Ethiopia’s Anti-Terrorism Proclamation and the right to freedom of expression

Patrick GriffithAuthor: Patrick Griffith
Programme Attorney, Freedom Now

On Wednesday 17 July 2013, members of the European Parliament’s Sub-committee on Human Rights visited Ethiopia and urged the government to release journalists and opposition activists imprisoned under the country’s Anti-Terrorism Proclamation No. 652/2009 (Anti-Terror Proclamation). The visit is an important reminder that despite widely hailed progress on poverty reduction, the Ethiopian government continues to punish free expression in violation of international law.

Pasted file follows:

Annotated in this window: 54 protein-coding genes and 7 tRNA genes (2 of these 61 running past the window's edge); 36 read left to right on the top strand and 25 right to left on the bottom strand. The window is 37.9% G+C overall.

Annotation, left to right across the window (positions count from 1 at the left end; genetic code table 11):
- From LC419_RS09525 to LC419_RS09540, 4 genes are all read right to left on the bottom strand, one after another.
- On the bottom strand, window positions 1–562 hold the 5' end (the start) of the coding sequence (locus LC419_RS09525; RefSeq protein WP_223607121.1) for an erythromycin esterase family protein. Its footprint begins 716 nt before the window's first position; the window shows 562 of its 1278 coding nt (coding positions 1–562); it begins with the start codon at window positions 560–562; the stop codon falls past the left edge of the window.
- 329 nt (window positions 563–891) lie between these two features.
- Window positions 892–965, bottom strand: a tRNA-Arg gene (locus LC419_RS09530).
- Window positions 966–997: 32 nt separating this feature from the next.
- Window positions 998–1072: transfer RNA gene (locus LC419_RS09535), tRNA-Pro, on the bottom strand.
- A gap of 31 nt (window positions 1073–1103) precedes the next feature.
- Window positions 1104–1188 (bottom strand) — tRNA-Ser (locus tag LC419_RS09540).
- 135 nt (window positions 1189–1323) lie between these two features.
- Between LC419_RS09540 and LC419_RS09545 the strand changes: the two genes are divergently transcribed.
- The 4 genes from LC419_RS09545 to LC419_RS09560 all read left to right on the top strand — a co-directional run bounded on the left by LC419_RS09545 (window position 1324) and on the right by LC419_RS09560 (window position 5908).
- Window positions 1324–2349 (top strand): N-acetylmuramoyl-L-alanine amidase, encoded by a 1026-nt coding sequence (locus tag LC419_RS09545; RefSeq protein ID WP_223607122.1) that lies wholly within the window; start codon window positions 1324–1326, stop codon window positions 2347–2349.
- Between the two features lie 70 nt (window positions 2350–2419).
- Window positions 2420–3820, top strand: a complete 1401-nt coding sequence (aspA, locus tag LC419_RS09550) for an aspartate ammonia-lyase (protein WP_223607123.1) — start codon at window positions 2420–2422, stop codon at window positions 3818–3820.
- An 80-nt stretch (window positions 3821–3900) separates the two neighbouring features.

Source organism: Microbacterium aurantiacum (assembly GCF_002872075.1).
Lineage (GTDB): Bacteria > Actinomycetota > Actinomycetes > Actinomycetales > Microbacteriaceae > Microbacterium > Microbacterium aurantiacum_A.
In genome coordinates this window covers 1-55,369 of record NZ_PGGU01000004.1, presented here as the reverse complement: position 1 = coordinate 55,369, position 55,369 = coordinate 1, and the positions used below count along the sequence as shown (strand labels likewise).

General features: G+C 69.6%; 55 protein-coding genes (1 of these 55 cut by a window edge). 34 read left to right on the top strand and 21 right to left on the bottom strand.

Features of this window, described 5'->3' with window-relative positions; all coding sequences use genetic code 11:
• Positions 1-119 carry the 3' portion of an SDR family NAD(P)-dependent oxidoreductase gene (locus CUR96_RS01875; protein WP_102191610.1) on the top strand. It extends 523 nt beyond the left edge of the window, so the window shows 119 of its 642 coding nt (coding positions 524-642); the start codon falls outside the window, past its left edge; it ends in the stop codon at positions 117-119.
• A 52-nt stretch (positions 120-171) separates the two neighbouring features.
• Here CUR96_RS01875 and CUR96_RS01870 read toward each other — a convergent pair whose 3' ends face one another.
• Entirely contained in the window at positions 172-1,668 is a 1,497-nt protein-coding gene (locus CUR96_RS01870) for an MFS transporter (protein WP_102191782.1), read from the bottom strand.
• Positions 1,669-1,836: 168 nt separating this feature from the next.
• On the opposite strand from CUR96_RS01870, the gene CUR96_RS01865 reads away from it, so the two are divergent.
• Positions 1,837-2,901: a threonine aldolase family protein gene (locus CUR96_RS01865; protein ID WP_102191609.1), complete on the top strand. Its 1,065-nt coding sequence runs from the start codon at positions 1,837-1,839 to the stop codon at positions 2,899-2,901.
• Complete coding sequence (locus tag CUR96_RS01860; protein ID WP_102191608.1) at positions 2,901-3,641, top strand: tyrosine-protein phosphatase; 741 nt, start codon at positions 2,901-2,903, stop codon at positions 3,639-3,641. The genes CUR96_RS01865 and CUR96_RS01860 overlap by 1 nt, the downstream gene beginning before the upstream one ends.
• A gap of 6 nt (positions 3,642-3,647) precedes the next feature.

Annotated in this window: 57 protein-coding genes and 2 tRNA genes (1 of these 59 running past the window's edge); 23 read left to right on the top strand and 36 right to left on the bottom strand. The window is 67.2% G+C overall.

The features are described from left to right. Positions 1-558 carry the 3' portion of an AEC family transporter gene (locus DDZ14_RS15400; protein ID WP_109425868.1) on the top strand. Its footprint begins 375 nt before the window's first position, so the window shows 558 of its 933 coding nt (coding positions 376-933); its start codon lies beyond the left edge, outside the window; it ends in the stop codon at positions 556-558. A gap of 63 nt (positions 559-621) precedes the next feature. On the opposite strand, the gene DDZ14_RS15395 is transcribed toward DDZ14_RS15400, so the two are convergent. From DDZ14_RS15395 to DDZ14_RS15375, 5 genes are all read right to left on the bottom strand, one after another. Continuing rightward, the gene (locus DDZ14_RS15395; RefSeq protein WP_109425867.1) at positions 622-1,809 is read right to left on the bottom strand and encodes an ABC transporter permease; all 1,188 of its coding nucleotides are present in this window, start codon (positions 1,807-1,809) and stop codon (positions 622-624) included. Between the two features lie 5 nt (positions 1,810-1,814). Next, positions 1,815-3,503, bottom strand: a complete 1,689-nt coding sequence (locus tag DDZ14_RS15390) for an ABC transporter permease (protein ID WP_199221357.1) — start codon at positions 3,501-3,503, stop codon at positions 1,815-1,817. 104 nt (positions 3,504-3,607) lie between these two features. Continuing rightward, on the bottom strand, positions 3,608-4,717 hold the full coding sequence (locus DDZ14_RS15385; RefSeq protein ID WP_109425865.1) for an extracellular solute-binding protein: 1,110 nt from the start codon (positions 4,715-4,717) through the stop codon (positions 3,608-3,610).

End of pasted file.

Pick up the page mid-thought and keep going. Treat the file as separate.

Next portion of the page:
Eskinder Nega, an outspoken journalist and blogger who was sentenced to 18 years imprisonment in July 2012, is amongst those arbitrarily detained under the Anti-Terror Proclamation. In early 2011, Nega began writing and speaking publicly about the protest movements then sweeping north Africa. Although initially hesitant to draw direct parallels with Ethiopia, he was clearly supportive of the protesters abroad and critical of his government at home. He also consistently emphasised the importance of non-violence. But despite the clear protection of peaceful free expression under Article 19 of the International Covenant on Civil and Political Rights, to which Ethiopia is a party, the government reacted by prosecuting Nega as a traitor and terrorist.

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